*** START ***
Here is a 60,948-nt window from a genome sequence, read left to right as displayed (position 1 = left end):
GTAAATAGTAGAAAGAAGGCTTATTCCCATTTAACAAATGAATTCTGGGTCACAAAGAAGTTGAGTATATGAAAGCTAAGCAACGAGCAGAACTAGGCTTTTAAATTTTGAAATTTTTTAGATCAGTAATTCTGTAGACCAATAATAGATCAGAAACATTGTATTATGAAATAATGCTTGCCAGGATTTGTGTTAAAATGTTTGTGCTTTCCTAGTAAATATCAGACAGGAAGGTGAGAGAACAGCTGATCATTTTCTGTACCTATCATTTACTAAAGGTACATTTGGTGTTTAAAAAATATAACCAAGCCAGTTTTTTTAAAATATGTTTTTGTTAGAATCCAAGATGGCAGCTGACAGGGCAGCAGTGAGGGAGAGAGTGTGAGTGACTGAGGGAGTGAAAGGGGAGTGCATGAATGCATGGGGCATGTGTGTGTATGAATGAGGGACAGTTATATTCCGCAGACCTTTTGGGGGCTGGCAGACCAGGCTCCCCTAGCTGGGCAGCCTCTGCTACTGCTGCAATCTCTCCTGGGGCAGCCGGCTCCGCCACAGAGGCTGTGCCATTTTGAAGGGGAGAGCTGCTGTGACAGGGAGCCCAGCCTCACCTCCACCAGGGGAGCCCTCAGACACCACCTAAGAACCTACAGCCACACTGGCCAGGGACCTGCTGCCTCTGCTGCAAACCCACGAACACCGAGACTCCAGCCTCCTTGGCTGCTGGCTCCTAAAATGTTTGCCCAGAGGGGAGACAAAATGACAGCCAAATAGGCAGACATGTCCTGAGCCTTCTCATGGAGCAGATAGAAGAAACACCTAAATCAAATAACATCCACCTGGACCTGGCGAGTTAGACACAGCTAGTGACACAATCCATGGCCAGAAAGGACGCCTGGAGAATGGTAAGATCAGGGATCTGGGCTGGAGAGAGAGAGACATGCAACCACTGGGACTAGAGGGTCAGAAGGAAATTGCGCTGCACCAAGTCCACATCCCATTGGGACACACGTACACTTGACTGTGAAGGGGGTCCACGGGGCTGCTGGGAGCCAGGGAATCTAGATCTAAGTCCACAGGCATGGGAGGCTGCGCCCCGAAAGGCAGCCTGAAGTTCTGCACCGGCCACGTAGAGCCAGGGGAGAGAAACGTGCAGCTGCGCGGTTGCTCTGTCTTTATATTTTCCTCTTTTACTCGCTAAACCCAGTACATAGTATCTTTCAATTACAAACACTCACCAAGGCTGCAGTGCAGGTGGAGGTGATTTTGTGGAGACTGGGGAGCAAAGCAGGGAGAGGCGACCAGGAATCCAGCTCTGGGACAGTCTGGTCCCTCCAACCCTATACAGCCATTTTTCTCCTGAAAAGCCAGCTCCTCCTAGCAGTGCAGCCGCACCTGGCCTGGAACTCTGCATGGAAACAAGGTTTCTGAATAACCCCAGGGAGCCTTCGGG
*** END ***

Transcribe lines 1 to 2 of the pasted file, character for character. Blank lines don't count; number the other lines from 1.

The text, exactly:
Here is a 60,948-nt window from a genome sequence, read left to right as displayed (position 1 = left end):
GTAAATAGTAGAAAGAAGGCTTATTCCCATTTAACAAATGAATTCTGGGTCACAAAGAAGTTGAGTATATGAAAGCTAAGCAACGAGCAGAACTAGGCTTTTAAATTTTGAAATTTTTTAGATCAGTAATTCTGTAGACCAATAATAGATCAGAAACATTGTATTATGAAATAATGCTTGCCAGGATTTGTGTTAAAATGTTTGTGCTTTCCTAGTAAATATCAGACAGGAAGGTGAGAGAACAGCTGATCATTTTCTGTACCTATCATTTACTAAAGGTACATTTGGTGTTTAAAAAATATAACCAAGCCAGTTTTTTTAAAATATGTTTTTGTTAGAATCCAAGATGGCAGCTGACAGGGCAGCAGTGAGGGAGAGAGTGTGAGTGACTGAGGGAGTGAAAGGGGAGTGCATGAATGCATGGGGCATGTGTGTGTATGAATGAGGGACAGTTATATTCCGCAGACCTTTTGGGGGCTGGCAGACCAGGCTCCCCTAGCTGGGCAGCCTCTGCTACTGCTGCAATCTCTCCTGGGGCAGCCGGCTCCGCCACAGAGGCTGTGCCATTTTGAAGGGGAGAGCTGCTGTGACAGGGAGCCCAGCCTCACCTCCACCAGGGGAGCCCTCAGACACCACCTAAGAACCTACAGCCACACTGGCCAGGGACCTGCTGCCTCTGCTGCAAACCCACGAACACCGAGACTCCAGCCTCCTTGGCTGCTGGCTCCTAAAATGTTTGCCCAGAGGGGAGACAAAATGACAGCCAAATAGGCAGACATGTCCTGAGCCTTCTCATGGAGCAGATAGAAGAAACACCTAAATCAAATAACATCCACCTGGACCTGGCGAGTTAGACACAGCTAGTGACACAATCCATGGCCAGAAAGGACGCCTGGAGAATGGTAAGATCAGGGATCTGGGCTGGAGAGAGAGAGACATGCAACCACTGGGACTAGAGGGTCAGAAGGAAATTGCGCTGCACCAAGTCCACATCCCATTGGGACACACGTACACTTGACTGTGAAGGGGGTCCACGGGGCTGCTGGGAGCCAGGGAATCTAGATCTAAGTCCACAGGCATGGGAGGCTGCGCCCCGAAAGGCAGCCTGAAGTTCTGCACCGGCCACGTAGAGCCAGGGGAGAGAAACGTGCAGCTGCGCGGTTGCTCTGTCTTTATATTTTCCTCTTTTACTCGCTAAACCCAGTACATAGTATCTTTCAATTACAAACACTCACCAAGGCTGCAGTGCAGGTGGAGGTGATTTTGTGGAGACTGGGGAGCAAAGCAGGGAGAGGCGACCAGGAATCCAGCTCTGGGACAGTCTGGTCCCTCCAACCCTATACAGCCATTTTTCTCCTGAAAAGCCAGCTCCTCCTAGCAGTGCAGCCGCACCTGGCCTGGAACTCTGCATGGAAACAAGGTTTCTGAATAACCCCAGGGAGCCTTCGGG